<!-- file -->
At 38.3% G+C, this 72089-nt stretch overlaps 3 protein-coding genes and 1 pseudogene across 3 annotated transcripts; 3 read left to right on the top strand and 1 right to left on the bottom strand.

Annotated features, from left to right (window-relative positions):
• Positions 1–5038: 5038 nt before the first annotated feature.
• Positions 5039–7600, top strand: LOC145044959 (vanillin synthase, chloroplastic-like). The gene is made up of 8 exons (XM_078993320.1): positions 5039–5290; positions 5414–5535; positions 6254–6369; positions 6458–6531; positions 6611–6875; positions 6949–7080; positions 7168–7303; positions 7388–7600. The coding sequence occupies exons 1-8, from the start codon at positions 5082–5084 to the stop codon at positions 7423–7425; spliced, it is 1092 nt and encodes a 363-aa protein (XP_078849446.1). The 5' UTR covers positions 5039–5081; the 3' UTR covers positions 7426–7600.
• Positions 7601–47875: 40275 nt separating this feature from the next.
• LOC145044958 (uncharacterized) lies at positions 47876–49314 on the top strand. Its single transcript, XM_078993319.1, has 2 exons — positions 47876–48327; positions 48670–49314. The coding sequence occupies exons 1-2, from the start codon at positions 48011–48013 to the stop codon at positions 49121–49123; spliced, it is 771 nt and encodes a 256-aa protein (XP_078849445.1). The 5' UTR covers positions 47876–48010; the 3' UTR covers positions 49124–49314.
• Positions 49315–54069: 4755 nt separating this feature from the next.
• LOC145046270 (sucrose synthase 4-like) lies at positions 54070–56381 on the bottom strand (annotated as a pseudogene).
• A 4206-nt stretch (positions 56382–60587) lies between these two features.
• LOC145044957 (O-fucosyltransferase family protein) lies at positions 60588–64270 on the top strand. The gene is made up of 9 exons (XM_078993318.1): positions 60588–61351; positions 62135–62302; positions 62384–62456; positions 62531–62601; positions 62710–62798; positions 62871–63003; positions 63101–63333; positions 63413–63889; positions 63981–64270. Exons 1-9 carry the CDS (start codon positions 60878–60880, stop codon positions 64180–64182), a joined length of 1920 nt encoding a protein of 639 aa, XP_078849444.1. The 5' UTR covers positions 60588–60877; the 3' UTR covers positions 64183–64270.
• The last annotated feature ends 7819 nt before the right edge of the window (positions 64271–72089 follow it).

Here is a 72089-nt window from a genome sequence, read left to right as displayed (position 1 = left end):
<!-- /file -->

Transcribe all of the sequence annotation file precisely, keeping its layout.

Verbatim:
At 38.3% G+C, this 72089-nt stretch overlaps 3 protein-coding genes and 1 pseudogene across 3 annotated transcripts; 3 read left to right on the top strand and 1 right to left on the bottom strand.

Annotated features, from left to right (window-relative positions):
• Positions 1–5038: 5038 nt before the first annotated feature.
• Positions 5039–7600, top strand: LOC145044959 (vanillin synthase, chloroplastic-like). The gene is made up of 8 exons (XM_078993320.1): positions 5039–5290; positions 5414–5535; positions 6254–6369; positions 6458–6531; positions 6611–6875; positions 6949–7080; positions 7168–7303; positions 7388–7600. The coding sequence occupies exons 1-8, from the start codon at positions 5082–5084 to the stop codon at positions 7423–7425; spliced, it is 1092 nt and encodes a 363-aa protein (XP_078849446.1). The 5' UTR covers positions 5039–5081; the 3' UTR covers positions 7426–7600.
• Positions 7601–47875: 40275 nt separating this feature from the next.
• LOC145044958 (uncharacterized) lies at positions 47876–49314 on the top strand. Its single transcript, XM_078993319.1, has 2 exons — positions 47876–48327; positions 48670–49314. The coding sequence occupies exons 1-2, from the start codon at positions 48011–48013 to the stop codon at positions 49121–49123; spliced, it is 771 nt and encodes a 256-aa protein (XP_078849445.1). The 5' UTR covers positions 47876–48010; the 3' UTR covers positions 49124–49314.
• Positions 49315–54069: 4755 nt separating this feature from the next.
• LOC145046270 (sucrose synthase 4-like) lies at positions 54070–56381 on the bottom strand (annotated as a pseudogene).
• A 4206-nt stretch (positions 56382–60587) lies between these two features.
• LOC145044957 (O-fucosyltransferase family protein) lies at positions 60588–64270 on the top strand. The gene is made up of 9 exons (XM_078993318.1): positions 60588–61351; positions 62135–62302; positions 62384–62456; positions 62531–62601; positions 62710–62798; positions 62871–63003; positions 63101–63333; positions 63413–63889; positions 63981–64270. Exons 1-9 carry the CDS (start codon positions 60878–60880, stop codon positions 64180–64182), a joined length of 1920 nt encoding a protein of 639 aa, XP_078849444.1. The 5' UTR covers positions 60588–60877; the 3' UTR covers positions 64183–64270.
• The last annotated feature ends 7819 nt before the right edge of the window (positions 64271–72089 follow it).

Here is a 72089-nt window from a genome sequence, read left to right as displayed (position 1 = left end):